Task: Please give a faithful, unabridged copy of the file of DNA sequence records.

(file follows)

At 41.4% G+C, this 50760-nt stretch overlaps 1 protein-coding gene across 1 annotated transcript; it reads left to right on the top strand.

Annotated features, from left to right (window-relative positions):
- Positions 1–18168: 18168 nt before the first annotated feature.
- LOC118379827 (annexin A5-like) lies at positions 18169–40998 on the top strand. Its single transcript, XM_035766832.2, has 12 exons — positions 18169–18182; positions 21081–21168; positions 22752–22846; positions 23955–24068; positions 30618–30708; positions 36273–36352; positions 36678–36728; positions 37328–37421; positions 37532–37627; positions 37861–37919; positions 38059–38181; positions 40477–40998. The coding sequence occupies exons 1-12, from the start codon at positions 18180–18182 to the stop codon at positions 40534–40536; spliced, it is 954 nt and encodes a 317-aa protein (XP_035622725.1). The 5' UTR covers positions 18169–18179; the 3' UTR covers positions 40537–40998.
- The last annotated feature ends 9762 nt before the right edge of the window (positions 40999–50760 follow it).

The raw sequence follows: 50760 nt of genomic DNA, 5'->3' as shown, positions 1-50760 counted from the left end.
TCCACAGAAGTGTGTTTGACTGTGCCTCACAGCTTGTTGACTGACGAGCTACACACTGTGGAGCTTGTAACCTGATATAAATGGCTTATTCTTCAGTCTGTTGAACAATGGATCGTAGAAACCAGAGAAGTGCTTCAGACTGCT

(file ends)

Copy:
At 41.4% G+C, this 50760-nt stretch overlaps 1 protein-coding gene across 1 annotated transcript; it reads left to right on the top strand.

Annotated features, from left to right (window-relative positions):
- Positions 1–18168: 18168 nt before the first annotated feature.
- LOC118379827 (annexin A5-like) lies at positions 18169–40998 on the top strand. Its single transcript, XM_035766832.2, has 12 exons — positions 18169–18182; positions 21081–21168; positions 22752–22846; positions 23955–24068; positions 30618–30708; positions 36273–36352; positions 36678–36728; positions 37328–37421; positions 37532–37627; positions 37861–37919; positions 38059–38181; positions 40477–40998. The coding sequence occupies exons 1-12, from the start codon at positions 18180–18182 to the stop codon at positions 40534–40536; spliced, it is 954 nt and encodes a 317-aa protein (XP_035622725.1). The 5' UTR covers positions 18169–18179; the 3' UTR covers positions 40537–40998.
- The last annotated feature ends 9762 nt before the right edge of the window (positions 40999–50760 follow it).

The raw sequence follows: 50760 nt of genomic DNA, 5'->3' as shown, positions 1-50760 counted from the left end.
TCCACAGAAGTGTGTTTGACTGTGCCTCACAGCTTGTTGACTGACGAGCTACACACTGTGGAGCTTGTAACCTGATATAAATGGCTTATTCTTCAGTCTGTTGAACAATGGATCGTAGAAACCAGAGAAGTGCTTCAGACTGCT